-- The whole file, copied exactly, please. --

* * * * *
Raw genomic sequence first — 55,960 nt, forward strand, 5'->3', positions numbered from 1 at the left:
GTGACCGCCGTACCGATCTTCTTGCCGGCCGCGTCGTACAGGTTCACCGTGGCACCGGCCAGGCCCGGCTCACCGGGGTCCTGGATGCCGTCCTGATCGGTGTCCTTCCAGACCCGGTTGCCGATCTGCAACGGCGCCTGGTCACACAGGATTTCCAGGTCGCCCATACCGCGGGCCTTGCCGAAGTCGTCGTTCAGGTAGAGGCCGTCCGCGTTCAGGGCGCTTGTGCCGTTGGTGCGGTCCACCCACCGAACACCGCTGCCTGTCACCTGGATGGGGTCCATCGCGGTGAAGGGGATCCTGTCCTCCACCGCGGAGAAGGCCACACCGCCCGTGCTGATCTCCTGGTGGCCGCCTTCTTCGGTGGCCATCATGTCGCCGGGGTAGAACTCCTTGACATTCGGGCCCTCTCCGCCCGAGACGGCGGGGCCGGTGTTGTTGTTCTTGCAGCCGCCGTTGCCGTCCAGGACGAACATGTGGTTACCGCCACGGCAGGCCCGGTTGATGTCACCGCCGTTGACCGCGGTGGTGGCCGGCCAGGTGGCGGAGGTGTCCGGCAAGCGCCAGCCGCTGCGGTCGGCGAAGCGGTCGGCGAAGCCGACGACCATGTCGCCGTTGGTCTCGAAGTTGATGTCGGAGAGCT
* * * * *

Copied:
Raw genomic sequence first — 55,960 nt, forward strand, 5'->3', positions numbered from 1 at the left:
GTGACCGCCGTACCGATCTTCTTGCCGGCCGCGTCGTACAGGTTCACCGTGGCACCGGCCAGGCCCGGCTCACCGGGGTCCTGGATGCCGTCCTGATCGGTGTCCTTCCAGACCCGGTTGCCGATCTGCAACGGCGCCTGGTCACACAGGATTTCCAGGTCGCCCATACCGCGGGCCTTGCCGAAGTCGTCGTTCAGGTAGAGGCCGTCCGCGTTCAGGGCGCTTGTGCCGTTGGTGCGGTCCACCCACCGAACACCGCTGCCTGTCACCTGGATGGGGTCCATCGCGGTGAAGGGGATCCTGTCCTCCACCGCGGAGAAGGCCACACCGCCCGTGCTGATCTCCTGGTGGCCGCCTTCTTCGGTGGCCATCATGTCGCCGGGGTAGAACTCCTTGACATTCGGGCCCTCTCCGCCCGAGACGGCGGGGCCGGTGTTGTTGTTCTTGCAGCCGCCGTTGCCGTCCAGGACGAACATGTGGTTACCGCCACGGCAGGCCCGGTTGATGTCACCGCCGTTGACCGCGGTGGTGGCCGGCCAGGTGGCGGAGGTGTCCGGCAAGCGCCAGCCGCTGCGGTCGGCGAAGCGGTCGGCGAAGCCGACGACCATGTCGCCGTTGGTCTCGAAGTTGATGTCGGAGAGCT